What Matters to Leonardo Rocha

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Debbie Millman has an ongoing project at PRINT titled “What Matters.” This is an effort to understand the interior life of artists, designers, and creative thinkers. This facet of the project is a request of each invited respondent to answer ten identical questions and submit a nonprofessional photograph.

Leonardo Rocha is a dad, design executive, and illustrator based in Silicon Valley. He’s the Head of Design for Spotify Advertising and a judge in the In-House category of the PRINT Awards.

What is the thing you like doing most in the world?

Besides hearing my kids’ laughter? Designing is my true joy. I’m happiest when I’ve delivered something useful, from frameworks and processes that help my work friends thrive to logos and illustrations that give small businesses a creative spark. I am blissful that something I can craft can make someone’s world a little better.

What is the first memory you have of being creative?

My middle school years were ripe with creative outlets for a budding graffiti artist. That’s how I started my design path: with lettering/typography and character illustration. I recall being the center of attention occasionally during lunch and recess. I would have my sketchbook in hand and volunteer to sketch the names of friends and strangers in bubble letters and wildstyle graffiti lettering. That was my earliest memory of being fueled by making others happy, by simply drawing in a notebook.

What is your biggest regret?

Honestly, it’s hard to regret anything at this phase of my life. On the contrary, I’m grateful for where I am in life. My path has been paved with choices that led to successes and missteps, the latter of which taught me how to get better at making choices. I’m proud of that road, even the challenges, because they taught me some great lessons. I suppose not seeing life as an iterative process sooner is regrettable.

How have you gotten over heartbreak?

I believe the feeling we call “heartbreak” is more aptly defined as our body’s reaction when we can’t assign love where it belongs. “Getting over it” can happen when you thoughtfully realign that love to new, worthy things or people that somehow honor or acknowledge what was lost.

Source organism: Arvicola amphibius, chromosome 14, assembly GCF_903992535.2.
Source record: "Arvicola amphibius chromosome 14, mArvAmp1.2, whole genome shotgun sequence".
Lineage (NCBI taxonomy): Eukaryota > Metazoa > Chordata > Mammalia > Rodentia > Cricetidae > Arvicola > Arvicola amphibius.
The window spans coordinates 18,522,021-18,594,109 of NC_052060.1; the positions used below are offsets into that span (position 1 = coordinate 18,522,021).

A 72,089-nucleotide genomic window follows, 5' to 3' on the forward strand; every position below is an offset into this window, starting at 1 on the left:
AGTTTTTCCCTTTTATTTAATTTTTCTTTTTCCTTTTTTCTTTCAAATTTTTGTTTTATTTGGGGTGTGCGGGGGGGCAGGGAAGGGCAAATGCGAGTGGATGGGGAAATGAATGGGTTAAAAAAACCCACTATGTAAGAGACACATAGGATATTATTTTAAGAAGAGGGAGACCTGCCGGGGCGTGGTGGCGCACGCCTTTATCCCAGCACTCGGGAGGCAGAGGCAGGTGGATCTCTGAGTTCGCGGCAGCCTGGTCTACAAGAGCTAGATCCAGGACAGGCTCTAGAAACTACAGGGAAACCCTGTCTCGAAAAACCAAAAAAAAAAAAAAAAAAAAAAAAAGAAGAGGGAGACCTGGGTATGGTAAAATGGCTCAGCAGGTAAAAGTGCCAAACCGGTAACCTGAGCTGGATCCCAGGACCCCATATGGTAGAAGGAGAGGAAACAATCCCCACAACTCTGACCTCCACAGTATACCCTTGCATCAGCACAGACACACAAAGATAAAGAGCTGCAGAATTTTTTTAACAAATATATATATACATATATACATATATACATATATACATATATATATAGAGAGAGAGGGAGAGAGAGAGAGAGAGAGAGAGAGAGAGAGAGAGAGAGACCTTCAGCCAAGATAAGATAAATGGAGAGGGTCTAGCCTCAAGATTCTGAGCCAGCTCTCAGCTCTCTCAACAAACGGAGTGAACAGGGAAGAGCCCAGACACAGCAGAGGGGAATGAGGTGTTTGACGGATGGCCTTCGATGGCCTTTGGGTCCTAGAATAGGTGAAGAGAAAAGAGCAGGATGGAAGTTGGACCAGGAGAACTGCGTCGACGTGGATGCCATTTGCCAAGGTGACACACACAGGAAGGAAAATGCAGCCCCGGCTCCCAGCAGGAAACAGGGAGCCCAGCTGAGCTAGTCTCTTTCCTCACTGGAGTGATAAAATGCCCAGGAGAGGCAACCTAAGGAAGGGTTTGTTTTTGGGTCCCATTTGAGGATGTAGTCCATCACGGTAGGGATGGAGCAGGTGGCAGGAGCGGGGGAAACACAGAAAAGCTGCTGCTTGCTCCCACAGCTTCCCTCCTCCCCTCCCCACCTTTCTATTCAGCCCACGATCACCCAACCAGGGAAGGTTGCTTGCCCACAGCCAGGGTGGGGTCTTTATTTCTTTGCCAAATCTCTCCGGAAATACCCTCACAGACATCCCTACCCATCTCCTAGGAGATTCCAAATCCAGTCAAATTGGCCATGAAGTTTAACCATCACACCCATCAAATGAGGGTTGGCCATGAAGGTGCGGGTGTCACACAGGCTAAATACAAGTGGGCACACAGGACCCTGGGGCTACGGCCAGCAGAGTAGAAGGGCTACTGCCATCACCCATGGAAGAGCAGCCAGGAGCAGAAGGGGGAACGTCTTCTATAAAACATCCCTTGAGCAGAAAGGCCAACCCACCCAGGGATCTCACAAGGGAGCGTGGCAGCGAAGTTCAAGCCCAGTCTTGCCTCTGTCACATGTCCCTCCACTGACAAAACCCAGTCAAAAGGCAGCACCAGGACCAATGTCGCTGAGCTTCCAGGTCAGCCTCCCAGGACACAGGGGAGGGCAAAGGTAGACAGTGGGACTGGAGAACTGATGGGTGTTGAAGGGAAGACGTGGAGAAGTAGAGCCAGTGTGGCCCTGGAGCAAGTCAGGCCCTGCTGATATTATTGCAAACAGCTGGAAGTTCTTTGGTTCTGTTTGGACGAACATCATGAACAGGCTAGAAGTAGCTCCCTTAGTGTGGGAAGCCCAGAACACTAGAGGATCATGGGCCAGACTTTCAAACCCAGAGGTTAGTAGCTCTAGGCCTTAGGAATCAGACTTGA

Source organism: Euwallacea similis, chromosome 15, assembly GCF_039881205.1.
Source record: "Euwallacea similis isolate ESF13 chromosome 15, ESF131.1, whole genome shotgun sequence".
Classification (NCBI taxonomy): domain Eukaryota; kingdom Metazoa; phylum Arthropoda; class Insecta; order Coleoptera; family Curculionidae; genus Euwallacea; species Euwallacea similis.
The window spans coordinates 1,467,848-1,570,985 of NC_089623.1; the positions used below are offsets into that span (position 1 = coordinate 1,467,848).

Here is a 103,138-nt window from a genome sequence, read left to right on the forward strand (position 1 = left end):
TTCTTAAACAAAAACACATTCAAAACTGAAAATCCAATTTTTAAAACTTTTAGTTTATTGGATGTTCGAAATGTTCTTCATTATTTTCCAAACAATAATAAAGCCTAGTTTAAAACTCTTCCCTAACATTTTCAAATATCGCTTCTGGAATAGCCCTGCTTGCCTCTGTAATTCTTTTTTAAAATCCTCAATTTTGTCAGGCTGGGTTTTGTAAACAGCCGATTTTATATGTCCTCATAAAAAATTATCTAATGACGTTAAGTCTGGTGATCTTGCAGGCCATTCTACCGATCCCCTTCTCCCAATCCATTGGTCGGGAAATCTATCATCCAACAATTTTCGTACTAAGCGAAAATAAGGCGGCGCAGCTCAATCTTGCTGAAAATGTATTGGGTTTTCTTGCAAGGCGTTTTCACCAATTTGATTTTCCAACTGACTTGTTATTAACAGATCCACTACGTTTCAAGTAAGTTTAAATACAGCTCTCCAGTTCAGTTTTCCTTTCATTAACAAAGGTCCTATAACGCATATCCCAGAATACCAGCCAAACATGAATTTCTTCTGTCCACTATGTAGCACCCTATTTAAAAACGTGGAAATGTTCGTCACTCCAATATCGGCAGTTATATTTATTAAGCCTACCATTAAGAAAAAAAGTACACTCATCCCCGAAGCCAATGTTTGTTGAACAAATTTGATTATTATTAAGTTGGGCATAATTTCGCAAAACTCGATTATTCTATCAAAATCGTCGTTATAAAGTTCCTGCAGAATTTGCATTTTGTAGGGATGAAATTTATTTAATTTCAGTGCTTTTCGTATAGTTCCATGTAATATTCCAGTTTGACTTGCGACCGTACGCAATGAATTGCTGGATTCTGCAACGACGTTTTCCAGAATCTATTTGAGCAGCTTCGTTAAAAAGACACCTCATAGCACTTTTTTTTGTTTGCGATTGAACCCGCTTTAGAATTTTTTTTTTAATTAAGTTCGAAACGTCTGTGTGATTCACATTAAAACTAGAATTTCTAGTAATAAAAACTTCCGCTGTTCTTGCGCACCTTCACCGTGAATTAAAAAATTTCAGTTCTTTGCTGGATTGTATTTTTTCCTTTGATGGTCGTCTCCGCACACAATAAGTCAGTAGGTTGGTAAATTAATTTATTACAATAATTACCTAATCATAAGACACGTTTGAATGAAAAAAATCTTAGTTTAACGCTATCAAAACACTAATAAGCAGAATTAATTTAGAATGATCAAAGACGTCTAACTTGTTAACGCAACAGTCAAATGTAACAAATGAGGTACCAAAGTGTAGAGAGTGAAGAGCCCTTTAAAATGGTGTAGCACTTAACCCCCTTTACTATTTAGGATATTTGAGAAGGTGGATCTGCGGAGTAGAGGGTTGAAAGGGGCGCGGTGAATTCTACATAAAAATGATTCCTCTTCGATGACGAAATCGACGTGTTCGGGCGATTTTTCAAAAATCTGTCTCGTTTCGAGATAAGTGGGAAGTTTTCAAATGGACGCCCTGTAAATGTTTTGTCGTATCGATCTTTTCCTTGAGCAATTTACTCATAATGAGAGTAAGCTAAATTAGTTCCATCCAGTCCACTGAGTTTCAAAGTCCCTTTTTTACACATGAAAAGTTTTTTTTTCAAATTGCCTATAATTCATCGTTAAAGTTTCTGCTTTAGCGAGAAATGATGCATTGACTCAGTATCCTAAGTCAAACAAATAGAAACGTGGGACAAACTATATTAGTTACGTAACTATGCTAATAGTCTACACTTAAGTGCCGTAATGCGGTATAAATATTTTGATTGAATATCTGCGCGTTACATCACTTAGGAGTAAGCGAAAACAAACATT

What makes you cry?

I’ve cried a mix of happy and sorrowful tears at the thought of my rapidly growing children. I cherish the memories we’ve made together but, at the same time, feel anguish thinking about how fleeting those great moments are and wishing I was more immersed or present for them.

How long does the pride and joy of accomplishing something last for you?

I generally don’t have much time to revel in my work before moving on to the next project. But I’m also an obsessive, real-time documenter of my design projects. That has allowed me to reflect and relive the joy anytime the mood strikes.

Do you believe in an afterlife, and if so, what does that look like to you?

I believe we came from the stars, and the energy our bodies contain always makes its way back to the universe. But I also think that our consciousness— that advanced electromagnetic energy inside our brains that gives us the ability to be aware and navigate the world with voluntary actions— continues in some form toward an unfathomable and fantastic place.

What do you hate most about yourself?

My lack of discipline on matters other than design and leadership.

What do you love most about yourself?

My lack of discipline on matters other than design and leadership.

What is your absolute favorite meal?

If you’ve ever eaten in Denver, Colorado, where I was born and raised, or anywhere along the Colorado front range, you’ve probably been blessed with one of the state’s best foods. Fire-roasted chilis, generally from Hatch, New Mexico, are commonly cooked into stews and sauces. This Colorado “green chile” has been smothering and elevating numerous dishes in Mexican and Southwest restaurants throughout the region.

So my go-to experience whenever I go back home: A smothered bean, cheese, and chicharrón burrito from El Taco De Mexico. It’s a women-run kitchen in the Art District on Santa Fe Drive, just outside beautiful downtown Denver.